Jos. A. Bank said it had reviewed both a possible acquisition of,
and sale to, Men's Wearhouse but had determined that the Eddie Bauer
deal and a share buyback that it also announced on Friday would
provide best value for shareholders.
"(Jos. A. Bank) is doing everything to secure its independence,"
said Jerry Reisman, an M&A expert at law firm Reisman Peirez Reisman
and Capobianco LLP.
The company will pay $564 million in cash and issue about 4.7
million new shares at $56 each to an affiliate of Golden Gate
Capital, the ultimate parent of Eddie Bauer.
The private equity firm will end up controlling about 16.6 percent
of Jos. A. Bank and have the right to name two directors.
Golden Gate also has the right to a $50 million cash earn-out based
on this year's results at Eddie Bauer, a retailer of sportswear,
outerwear, gear and accessories for outdoor activities.
The private equity firm bought Eddie Bauer, founded in Seattle in
1920, for $286 million at a bankruptcy auction in 2009.
Jos. A. Bank said it would start a $300 million tender offer
immediately after the deal closes to buy back 4.6 million shares at
$65 each, a premium of 18.4 percent to the stock's close of $54.92
Jos A. Bank shares have run up 24 percent to its Thursday close
since the company first bid $2.3 billion for Men's Wearhouse last
The larger retailer spurned the offer and later turned the tables by
offering to buy Jos. A. Bank for $1.5 billion.
Men's Wearhouse sweetened its offer to $1.6 billion last month but
Jos. A Bank rejected it again.
Reisman called the buyback "a smart move" as the repurchase would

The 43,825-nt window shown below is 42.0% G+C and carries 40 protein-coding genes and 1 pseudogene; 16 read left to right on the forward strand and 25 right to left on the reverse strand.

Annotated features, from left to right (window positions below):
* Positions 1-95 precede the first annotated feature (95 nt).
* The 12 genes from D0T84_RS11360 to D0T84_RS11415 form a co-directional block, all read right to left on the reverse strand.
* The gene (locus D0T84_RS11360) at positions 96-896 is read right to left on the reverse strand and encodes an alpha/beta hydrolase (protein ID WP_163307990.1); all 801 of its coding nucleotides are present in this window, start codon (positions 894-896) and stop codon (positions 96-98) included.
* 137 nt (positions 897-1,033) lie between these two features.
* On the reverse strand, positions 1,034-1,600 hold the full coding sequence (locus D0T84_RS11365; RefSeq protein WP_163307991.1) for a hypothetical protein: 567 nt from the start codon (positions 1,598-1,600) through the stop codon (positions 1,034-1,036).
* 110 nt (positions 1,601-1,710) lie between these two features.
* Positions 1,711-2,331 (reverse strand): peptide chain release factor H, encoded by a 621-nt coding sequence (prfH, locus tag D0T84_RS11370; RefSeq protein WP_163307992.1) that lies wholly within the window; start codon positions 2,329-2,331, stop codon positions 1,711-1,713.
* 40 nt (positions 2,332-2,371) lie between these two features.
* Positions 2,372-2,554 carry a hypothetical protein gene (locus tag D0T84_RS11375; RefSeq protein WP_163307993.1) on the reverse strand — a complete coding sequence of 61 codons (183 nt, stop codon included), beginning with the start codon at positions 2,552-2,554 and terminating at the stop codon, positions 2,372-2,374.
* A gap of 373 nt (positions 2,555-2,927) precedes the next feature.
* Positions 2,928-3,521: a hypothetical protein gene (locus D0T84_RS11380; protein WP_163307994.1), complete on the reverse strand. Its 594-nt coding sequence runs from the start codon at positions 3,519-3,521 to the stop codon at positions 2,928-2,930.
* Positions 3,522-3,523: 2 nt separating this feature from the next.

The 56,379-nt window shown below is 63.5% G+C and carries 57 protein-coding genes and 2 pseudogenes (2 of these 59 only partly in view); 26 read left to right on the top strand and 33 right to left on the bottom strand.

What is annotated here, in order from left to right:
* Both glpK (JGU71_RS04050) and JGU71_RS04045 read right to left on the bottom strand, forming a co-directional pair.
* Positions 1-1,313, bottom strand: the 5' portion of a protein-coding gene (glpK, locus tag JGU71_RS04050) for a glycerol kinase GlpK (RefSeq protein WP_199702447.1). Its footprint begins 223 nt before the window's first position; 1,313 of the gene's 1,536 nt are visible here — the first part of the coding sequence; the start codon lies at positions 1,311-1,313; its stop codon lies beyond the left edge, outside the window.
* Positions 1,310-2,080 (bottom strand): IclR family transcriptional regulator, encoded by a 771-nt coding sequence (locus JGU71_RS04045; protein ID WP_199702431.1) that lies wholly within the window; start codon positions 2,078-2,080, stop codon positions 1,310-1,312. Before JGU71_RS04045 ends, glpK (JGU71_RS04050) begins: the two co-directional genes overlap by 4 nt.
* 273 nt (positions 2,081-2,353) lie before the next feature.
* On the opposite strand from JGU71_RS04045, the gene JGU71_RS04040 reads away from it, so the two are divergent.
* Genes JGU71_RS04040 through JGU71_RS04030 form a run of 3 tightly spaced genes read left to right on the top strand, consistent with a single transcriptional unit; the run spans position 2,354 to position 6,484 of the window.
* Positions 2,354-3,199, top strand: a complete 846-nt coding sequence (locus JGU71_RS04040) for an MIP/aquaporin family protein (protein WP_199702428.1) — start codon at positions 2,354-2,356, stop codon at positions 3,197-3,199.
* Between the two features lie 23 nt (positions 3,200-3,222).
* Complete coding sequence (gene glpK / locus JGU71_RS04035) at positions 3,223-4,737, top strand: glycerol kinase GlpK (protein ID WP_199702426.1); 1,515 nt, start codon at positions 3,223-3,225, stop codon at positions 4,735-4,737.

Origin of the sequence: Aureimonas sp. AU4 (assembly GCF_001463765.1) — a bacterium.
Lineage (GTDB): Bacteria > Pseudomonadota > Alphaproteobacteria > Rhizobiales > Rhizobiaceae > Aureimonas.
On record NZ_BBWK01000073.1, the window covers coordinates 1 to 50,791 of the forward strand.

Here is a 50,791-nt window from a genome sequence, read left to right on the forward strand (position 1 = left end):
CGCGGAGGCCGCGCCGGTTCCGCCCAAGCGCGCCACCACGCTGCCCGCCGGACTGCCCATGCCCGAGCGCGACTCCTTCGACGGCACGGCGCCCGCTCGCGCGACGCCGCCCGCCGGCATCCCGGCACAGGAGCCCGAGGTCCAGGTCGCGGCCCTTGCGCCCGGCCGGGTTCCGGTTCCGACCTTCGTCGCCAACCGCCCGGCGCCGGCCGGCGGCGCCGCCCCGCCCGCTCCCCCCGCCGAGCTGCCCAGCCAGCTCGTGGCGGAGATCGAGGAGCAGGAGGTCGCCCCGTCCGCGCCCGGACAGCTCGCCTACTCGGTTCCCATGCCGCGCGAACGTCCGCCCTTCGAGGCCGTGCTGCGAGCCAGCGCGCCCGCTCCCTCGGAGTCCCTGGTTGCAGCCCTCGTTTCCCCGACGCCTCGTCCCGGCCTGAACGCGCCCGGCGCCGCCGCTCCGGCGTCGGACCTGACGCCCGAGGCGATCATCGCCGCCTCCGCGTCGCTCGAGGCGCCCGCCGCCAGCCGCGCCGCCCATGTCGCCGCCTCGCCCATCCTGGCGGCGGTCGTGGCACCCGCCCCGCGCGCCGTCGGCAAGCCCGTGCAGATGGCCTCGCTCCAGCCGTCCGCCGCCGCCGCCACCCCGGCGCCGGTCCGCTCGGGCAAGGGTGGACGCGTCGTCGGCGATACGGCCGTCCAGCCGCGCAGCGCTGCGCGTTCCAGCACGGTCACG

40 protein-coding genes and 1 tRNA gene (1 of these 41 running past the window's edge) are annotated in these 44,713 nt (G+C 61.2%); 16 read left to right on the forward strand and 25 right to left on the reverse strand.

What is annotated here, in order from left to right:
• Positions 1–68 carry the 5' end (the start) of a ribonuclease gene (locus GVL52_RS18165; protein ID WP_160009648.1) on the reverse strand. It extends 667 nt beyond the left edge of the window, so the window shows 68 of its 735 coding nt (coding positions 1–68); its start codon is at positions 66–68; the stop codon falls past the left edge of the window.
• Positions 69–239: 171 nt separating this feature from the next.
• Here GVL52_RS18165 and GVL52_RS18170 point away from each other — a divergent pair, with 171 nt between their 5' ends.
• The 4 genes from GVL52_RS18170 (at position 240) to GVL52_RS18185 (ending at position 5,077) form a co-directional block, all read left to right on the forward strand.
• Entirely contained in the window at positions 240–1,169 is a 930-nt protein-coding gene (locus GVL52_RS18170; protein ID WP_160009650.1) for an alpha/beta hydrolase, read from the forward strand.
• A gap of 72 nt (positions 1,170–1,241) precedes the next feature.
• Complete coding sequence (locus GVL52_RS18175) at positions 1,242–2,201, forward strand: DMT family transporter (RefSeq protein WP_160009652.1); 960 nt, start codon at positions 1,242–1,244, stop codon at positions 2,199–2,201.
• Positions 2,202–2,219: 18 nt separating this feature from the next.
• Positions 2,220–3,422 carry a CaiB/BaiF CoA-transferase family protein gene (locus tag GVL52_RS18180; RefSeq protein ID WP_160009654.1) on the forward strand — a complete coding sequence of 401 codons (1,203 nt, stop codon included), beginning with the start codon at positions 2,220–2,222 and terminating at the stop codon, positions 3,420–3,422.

effectively negate the dilution to Jos. A. Bank's shares arising
from the new shares issued to Golden Gate.
Reisman, however, said the company might need to raise more debt to
buy back shares.
Jos. A. Bank expects to finance the deal through a combination of
cash and committed debt financing provided by Goldman Sachs & Co.
The company reported cash and cash equivalents and short-term
investments of about $340 million and no long-term debt, as of
[to top of second column]
Jos. A. Bank said on Friday it had the right to drop its offer for
Eddie Bauer if it got a superior proposal.
Men's Wearhouse said it would evaluate its options regarding Jos. A.
Bank. The company's buyout offer is scheduled to expire on March 28.
Jos. A. Bank expects the Eddie Bauer deal, which would create a
company with annual revenue of more than $2.1 billion, to
immediately add to earnings.
Eddie Bauer estimated its 2013 revenue to be between $885 million
and $895 million. Analysts expect Jos. A. Bank to report revenue of
about $1.05 billion in 2013.
With the acquisition of Eddie Bauer, Jos. A. Bank — best known for
renting and selling tuxedos — would make its first move into women's
apparel and footwear.
The company said it had been pursuing Eddie Bauer for two years in
an effort to boost shareholder value and had contacted Golden Gate
several times to discuss a deal.
Goldman Sachs and Financo LLC are financial advisers to Jos. A.
Bank, while Skadden, Arps, Slate, Meagher & Flom LLP and Guilfoil
Petzall & Shoemake LLC are its legal advisers.
Kirkland & Ellis LLP is legal adviser to Golden Gate Capital and
Jos. A. Bank estimated adjusted earnings of $1.04-$1.10 per share
for the fourth quarter ended February 1, well below the average
analyst forecast of $1.25 per share, according to Thomson Reuters
A severe winter and slow post-Christmas clearance sales hurt the
company's same-store sales, which rose just 1.8 percent in the
(Reporting by Siddharth Cavale in
Bangalore; editing by Savio D'Souza and Ted Kerr)
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